New Delhi: At the ongoing session of United Nations General Assembly (UNGA), all eyes were on India’s right of reply to Pakistan President Imran Khan’s speech in which he slammed India for the Kashmir situation and warned of ‘bloodbath’ in Kashmir. Also Read - 'Brinkmanship Not Statesmanship', India Trashes Pakistan PM Imran Khan's Maiden Speech at UNGA

The right of reply or the right of correction refers to the right to defend oneself against public criticism at the same platform where it was criticised. First Secretary Vidisha Maitra, a 2008-IFS, India’s newest diplomat at the United Nations, soon became a talking point as she tore into each and every claim of Pakistan Prime Minister Imran Khan eloquently, logically and unhesitatingly. Promising from the beginning, she won the EAM’s medal for best officer trainee in 2009. Also Read - Curb Terrorism; Talk About Muslims in China: US Snubs Pakistan

Medieval words

Every word from Imran khan, the First Secretary feistily said,  was a callous portrayal of the world in binary terms: Us versus Them, Rich versus Poor. North vs South, Developed vs Developing, Muslims vs Others. Words like pogrom, bloodbath, racial superiority, ‘pick up the gun’ and ‘fight to the end’ reflect a medieval mentality.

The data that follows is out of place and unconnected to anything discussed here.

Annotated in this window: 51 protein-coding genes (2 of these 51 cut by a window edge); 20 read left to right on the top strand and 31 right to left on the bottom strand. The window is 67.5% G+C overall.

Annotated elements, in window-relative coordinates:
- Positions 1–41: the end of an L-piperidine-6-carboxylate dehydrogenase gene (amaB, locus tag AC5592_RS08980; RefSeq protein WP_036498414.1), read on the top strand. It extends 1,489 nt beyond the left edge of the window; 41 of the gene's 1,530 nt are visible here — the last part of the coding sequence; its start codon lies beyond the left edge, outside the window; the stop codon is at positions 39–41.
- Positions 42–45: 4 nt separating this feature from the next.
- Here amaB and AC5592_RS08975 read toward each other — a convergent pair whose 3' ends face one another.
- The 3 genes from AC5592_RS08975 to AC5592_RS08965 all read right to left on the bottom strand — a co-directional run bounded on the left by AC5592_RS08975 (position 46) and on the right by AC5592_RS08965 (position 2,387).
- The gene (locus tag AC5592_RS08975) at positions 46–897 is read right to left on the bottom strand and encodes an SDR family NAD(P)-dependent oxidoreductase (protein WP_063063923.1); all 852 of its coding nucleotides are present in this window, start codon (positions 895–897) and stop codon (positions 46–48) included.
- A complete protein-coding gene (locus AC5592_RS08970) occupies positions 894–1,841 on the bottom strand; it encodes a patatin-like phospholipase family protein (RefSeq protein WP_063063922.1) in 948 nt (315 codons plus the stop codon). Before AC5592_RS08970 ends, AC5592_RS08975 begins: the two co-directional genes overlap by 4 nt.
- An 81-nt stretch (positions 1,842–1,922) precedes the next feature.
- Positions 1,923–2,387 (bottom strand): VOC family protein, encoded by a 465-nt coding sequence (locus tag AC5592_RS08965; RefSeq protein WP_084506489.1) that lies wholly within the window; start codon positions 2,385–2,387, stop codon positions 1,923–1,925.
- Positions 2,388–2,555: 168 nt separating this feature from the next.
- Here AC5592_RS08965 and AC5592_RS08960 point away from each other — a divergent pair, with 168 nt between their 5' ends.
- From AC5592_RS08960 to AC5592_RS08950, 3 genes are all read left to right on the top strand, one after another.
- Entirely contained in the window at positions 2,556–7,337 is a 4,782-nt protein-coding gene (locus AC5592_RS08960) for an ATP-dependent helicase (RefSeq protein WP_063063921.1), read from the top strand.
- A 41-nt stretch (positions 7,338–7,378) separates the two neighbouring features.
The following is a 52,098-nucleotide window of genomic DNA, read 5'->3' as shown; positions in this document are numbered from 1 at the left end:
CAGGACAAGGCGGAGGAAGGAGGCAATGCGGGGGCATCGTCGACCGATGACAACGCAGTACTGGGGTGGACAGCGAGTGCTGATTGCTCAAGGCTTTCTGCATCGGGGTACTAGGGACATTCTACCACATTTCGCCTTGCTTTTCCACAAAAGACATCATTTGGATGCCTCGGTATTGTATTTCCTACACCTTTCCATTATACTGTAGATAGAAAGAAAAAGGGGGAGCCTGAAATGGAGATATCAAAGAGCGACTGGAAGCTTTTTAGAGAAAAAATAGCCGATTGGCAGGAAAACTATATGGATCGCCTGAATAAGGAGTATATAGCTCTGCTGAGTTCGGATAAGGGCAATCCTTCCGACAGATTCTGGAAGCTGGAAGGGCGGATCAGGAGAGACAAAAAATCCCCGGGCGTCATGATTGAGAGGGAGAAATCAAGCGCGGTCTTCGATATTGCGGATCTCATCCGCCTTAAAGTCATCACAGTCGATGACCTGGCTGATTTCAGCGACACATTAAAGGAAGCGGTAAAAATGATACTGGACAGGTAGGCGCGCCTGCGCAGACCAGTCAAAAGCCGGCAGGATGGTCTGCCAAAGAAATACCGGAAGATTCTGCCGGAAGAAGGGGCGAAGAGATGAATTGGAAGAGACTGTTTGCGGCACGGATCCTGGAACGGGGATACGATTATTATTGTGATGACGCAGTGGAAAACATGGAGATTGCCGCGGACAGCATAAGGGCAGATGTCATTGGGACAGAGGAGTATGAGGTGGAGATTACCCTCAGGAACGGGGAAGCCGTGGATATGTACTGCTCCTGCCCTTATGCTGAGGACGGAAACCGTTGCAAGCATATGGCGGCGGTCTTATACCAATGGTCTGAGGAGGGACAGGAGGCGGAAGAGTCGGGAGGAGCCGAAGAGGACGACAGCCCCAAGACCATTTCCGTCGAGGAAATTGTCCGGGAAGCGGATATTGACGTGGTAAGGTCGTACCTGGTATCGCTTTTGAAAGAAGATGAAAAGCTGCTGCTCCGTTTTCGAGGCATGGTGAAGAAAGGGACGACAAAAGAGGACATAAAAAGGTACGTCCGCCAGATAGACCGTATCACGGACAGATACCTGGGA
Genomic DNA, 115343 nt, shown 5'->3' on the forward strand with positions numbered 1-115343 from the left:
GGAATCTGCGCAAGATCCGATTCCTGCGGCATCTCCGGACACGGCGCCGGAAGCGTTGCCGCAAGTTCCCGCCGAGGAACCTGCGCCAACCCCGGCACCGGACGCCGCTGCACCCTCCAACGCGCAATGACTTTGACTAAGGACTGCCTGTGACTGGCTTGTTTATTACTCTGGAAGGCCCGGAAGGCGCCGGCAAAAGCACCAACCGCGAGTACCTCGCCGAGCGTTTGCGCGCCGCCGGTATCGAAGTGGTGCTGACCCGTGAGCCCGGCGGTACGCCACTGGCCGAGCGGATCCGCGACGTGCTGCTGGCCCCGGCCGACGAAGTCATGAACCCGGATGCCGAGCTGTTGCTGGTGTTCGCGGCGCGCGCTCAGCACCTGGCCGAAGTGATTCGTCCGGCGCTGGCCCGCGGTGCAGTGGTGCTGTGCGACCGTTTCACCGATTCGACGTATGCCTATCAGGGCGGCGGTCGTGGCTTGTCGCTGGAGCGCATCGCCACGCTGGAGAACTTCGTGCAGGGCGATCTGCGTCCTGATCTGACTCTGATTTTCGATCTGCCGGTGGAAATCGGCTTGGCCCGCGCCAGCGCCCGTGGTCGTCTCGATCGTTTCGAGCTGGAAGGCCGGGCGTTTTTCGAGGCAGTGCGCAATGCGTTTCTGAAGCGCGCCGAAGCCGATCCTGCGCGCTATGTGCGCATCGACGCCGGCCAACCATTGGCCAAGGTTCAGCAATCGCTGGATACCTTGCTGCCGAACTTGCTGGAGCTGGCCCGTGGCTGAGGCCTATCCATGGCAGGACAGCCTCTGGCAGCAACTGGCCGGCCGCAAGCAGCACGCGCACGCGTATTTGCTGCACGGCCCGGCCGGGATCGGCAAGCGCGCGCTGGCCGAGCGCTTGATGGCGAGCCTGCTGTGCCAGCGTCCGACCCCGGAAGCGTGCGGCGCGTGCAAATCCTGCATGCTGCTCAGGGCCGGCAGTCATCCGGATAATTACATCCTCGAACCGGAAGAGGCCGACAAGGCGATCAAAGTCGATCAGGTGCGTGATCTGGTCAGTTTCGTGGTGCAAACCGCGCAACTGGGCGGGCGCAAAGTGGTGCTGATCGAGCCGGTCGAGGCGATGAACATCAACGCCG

Imran Khan’s speech reminiscent of Darra Adam Khel

In her reply, the first secretary minced no words and sharply condemned Imran Khan’s speech as being reminiscent of Darra Adam Khel, This is a town in Khyber-Pakhtunkhwa region, located between Kohat and Peshawar. It is infamous for its gunsmiths and weapon merchants.

Imran Khan Niazi

Vidisha Maitra, in her reply, referred to Imran Khan as Imran Khan Niazi. It is being seen as a diplomatic move to remind him of his clan, the same of General Niazi, who had surrendered to India in 1971 war. Imran Khan’s full name, mostly not used, is Imran Khan Niazi. He belongs to the Niazi clan of Mianwali. In 1971, General AAK Niazi, the then lieutenant-general in the Pakistan Army, surrendered his forces to India